Scores of South Africans have been thrown into a state of mourning following the announcement of the death of relentless anti-apartheid campaigner Winnie Madikizela-Mandela.

Revered for being the ‘mother of the nation’, Winnie who cut a divisive figure during her time also had a fair share of controversies as she was caught up in many slimy situations over the years.

A prominent figure in the history of South African politics, Winnie’s role during the long struggle to end apartheid saw her being thrust into the spotlight in the wake of Nelson Mandela’s life sentence as she carried the heavy burden of continuing her husband’s legacy.

However, after 38-year of marriage which saw her come under the scrutinizing gaze of the ever-present public eye her marriage to Nelson crashed two years into her husbands presidency, but she continued to visit her husband daily.

Just in case you think you know her very well, listed below are 10 interesting facts about Winnie whose victories and missteps were there for all to see.


1. Her mother, Nomathamsanqa Mzaidume (Gertrude ), died when she was only nine years old:

Mama Winnie’s parents were both teachers. Her dad, Columbus, was a history teacher and headmaster, and her mother taught domestic science. Gertrude’s death resulted in the break-up of her family, as she and her eight siblings were afterwards all sent to live with different relatives.


2. She was head girl in high school:

Madizikela-Mandela was born Nomzamo in a village in Pondoland in the Eastern Cape. She attended primary school in Bizana and matriculated at Shawbury High School, where she distinguished herself as a person with exceptional leadership qualities.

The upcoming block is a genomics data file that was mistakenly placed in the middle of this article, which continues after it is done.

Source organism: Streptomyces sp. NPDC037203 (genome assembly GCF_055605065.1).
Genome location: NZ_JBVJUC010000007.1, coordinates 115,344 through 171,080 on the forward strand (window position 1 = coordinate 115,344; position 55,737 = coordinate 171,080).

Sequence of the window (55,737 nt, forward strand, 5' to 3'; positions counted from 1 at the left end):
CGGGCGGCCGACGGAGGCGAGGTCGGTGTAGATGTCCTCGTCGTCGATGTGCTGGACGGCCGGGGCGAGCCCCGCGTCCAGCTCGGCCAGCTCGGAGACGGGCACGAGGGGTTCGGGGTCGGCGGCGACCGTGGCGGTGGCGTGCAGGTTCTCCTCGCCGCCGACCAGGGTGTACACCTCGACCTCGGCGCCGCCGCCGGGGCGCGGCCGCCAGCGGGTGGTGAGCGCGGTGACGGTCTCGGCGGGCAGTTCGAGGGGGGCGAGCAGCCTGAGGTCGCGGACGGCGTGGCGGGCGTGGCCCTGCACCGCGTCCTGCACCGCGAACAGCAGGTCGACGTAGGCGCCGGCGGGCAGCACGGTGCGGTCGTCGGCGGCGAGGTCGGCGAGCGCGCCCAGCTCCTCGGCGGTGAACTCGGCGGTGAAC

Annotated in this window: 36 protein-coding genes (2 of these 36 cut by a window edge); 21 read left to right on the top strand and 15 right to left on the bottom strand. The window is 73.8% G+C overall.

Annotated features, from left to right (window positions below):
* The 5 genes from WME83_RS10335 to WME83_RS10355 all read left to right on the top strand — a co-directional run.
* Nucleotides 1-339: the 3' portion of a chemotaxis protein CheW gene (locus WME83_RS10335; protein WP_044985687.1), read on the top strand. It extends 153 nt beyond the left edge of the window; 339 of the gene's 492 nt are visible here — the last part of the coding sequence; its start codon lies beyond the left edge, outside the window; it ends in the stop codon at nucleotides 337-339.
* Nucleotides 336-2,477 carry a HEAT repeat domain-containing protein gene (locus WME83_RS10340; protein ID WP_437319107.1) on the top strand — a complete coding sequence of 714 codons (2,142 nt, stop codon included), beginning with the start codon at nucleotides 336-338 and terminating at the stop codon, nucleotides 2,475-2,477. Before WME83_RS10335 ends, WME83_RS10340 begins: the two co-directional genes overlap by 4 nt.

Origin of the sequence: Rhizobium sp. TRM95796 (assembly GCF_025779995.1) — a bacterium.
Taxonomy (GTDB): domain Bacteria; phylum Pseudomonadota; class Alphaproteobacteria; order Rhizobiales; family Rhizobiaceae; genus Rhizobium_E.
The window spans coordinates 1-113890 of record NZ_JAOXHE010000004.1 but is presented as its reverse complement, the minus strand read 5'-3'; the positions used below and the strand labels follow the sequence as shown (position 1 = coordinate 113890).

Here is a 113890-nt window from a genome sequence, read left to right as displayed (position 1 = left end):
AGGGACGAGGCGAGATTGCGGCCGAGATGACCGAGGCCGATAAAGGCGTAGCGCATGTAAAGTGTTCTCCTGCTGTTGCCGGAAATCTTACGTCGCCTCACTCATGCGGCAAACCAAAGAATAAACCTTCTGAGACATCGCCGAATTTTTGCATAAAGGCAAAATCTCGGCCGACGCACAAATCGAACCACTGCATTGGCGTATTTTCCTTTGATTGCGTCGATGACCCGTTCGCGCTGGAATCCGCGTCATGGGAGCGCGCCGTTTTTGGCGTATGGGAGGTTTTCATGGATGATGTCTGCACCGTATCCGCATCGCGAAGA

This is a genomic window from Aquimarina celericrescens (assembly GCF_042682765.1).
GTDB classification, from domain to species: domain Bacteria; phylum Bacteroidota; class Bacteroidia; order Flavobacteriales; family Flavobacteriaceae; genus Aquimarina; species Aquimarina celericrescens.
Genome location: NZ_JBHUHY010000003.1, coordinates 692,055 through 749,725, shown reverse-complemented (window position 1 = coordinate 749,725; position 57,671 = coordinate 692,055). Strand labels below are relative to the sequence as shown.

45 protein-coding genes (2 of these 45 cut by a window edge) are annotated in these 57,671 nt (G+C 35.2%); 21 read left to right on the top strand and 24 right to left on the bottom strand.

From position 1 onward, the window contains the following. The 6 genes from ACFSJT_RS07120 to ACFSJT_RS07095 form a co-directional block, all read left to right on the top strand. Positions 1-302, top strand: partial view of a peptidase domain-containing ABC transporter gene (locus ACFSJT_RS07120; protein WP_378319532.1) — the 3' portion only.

3. She lost a job she really needed because of her activism as a member of the ANC:

Winnie took a position at Baragwanath Hospital in Soweto after she graduated from Jan Hofmeyer School of Social Work of Johannesburg, where she moved after high school. In doing so she became the first black medical social worker in the country. But she lost her job after she and thousands of other women were arrested in 1985, for demonstrating against the government’s laws.


4. Authorities outlawed traditional tribal dress she wore to Nelson Mandela’s treason trial:

Madizikela-Mandela and other female companions of the men on trial appeared at the courthouse in traditional tribal dress, hoping to inspire people and evoke a sense of militancy against the oppressive white government. Authorities went on to outlaw the dress, but she retaliated by defiantly wearing the ANC’s gold, green, and black colours.


5. All she had in her cell during a 17 month detention was a sanitary bucket, a plastic bottle with water for about three glasses of water, and a mug: 

Winnie spent most of this lengthy imprisonment in solitary confinement. She described this difficult time in her book, ‘Part of My Soul Went with Him’, where she wrote: “Those first few days are the worst in anyone’s life—that uncertainty, that insecurity. The whole thing is calculated to destroy you. You are not in touch with anybody.”


Read the rest at the Source: Ripples Nigeria


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